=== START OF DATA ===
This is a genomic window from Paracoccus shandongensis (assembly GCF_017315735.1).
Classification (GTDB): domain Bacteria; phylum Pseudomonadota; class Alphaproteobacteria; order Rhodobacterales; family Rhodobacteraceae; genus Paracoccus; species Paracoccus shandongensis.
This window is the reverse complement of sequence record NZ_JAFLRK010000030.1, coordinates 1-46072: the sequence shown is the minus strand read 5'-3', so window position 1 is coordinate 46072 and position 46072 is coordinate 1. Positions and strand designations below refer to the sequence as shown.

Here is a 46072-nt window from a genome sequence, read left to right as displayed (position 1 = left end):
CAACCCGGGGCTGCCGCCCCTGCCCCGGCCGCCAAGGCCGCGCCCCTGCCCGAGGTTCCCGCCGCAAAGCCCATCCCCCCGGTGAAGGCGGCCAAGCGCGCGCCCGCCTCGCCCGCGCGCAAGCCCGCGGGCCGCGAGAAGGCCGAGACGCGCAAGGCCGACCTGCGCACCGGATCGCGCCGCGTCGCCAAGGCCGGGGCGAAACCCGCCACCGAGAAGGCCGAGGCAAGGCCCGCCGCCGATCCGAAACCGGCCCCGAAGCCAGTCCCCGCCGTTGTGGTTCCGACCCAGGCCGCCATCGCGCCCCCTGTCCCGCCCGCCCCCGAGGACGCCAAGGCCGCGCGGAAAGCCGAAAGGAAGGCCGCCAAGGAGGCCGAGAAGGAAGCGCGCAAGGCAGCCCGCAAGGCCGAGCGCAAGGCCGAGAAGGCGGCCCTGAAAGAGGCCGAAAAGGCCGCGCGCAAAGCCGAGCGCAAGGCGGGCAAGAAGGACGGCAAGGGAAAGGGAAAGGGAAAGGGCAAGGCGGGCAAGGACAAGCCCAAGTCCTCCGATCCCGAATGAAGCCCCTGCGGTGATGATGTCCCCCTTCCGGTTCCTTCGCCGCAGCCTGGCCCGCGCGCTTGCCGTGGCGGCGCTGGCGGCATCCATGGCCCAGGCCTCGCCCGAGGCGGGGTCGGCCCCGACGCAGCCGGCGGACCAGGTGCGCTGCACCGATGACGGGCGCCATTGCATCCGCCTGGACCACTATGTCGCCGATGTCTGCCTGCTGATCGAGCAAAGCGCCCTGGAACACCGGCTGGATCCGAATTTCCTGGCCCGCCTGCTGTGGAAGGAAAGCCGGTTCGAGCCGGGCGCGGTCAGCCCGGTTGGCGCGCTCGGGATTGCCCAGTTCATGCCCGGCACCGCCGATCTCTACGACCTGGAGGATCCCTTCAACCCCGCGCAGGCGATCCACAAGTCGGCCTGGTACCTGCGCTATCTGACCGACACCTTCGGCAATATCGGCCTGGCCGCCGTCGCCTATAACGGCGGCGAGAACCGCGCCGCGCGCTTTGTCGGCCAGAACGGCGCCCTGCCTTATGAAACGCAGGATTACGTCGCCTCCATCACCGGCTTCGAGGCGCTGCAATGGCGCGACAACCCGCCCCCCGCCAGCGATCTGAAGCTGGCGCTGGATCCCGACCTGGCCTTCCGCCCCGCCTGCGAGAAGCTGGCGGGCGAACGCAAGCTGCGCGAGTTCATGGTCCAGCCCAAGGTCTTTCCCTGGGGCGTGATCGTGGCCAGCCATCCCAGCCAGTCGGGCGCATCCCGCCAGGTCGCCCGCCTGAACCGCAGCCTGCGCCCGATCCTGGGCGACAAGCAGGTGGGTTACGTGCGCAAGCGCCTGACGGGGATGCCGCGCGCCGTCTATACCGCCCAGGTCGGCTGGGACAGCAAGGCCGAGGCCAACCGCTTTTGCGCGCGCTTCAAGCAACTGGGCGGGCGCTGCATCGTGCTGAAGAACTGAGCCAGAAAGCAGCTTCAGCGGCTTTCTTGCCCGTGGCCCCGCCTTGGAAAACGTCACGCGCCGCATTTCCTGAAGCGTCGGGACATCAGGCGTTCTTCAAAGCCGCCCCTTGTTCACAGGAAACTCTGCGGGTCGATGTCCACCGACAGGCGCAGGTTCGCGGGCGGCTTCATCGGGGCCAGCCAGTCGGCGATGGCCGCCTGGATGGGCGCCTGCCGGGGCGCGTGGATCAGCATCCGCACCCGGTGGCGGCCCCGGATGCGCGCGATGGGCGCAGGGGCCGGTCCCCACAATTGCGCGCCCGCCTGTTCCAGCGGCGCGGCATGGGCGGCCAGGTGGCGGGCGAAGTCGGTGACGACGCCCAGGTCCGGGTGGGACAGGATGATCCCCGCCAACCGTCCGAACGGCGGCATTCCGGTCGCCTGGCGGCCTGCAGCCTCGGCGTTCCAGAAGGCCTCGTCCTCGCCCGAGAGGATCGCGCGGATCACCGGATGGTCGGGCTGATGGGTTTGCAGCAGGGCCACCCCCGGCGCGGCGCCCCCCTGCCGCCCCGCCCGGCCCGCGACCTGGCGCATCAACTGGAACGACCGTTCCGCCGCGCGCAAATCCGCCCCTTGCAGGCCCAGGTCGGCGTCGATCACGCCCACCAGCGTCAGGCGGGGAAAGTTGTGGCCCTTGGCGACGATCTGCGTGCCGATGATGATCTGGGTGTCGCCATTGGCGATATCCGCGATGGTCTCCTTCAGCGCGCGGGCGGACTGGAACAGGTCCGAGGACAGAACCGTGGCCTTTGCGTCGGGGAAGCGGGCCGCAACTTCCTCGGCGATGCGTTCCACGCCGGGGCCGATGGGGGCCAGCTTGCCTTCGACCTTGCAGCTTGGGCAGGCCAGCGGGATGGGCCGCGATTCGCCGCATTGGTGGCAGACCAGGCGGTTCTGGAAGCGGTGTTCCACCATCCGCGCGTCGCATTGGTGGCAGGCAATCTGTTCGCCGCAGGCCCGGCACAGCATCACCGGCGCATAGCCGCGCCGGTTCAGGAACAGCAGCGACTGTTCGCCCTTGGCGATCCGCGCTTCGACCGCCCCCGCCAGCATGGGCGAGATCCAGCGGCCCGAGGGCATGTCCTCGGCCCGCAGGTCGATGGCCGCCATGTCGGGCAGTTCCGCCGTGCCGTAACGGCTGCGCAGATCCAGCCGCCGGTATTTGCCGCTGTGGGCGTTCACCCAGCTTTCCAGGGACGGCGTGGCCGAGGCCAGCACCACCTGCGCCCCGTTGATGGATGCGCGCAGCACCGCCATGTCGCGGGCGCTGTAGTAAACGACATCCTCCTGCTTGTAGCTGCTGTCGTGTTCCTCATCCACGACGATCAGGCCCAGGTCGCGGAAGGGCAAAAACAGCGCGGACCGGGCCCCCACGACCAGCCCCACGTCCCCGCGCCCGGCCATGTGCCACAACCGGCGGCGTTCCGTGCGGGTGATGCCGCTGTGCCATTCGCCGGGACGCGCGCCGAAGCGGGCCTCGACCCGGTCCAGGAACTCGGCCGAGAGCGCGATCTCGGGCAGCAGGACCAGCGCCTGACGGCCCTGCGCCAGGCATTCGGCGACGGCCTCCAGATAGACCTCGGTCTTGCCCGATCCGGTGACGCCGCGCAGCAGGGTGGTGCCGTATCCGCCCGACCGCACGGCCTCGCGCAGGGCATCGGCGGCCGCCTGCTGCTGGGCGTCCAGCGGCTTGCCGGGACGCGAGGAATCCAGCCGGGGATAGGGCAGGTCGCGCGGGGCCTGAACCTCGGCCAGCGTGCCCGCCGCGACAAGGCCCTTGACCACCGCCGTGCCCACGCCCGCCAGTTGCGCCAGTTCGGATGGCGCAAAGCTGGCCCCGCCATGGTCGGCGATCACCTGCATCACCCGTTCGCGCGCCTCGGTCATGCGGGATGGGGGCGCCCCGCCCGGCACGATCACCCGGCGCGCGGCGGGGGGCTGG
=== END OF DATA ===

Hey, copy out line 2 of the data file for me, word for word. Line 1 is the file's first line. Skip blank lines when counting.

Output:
Classification (GTDB): domain Bacteria; phylum Pseudomonadota; class Alphaproteobacteria; order Rhodobacterales; family Rhodobacteraceae; genus Paracoccus; species Paracoccus shandongensis.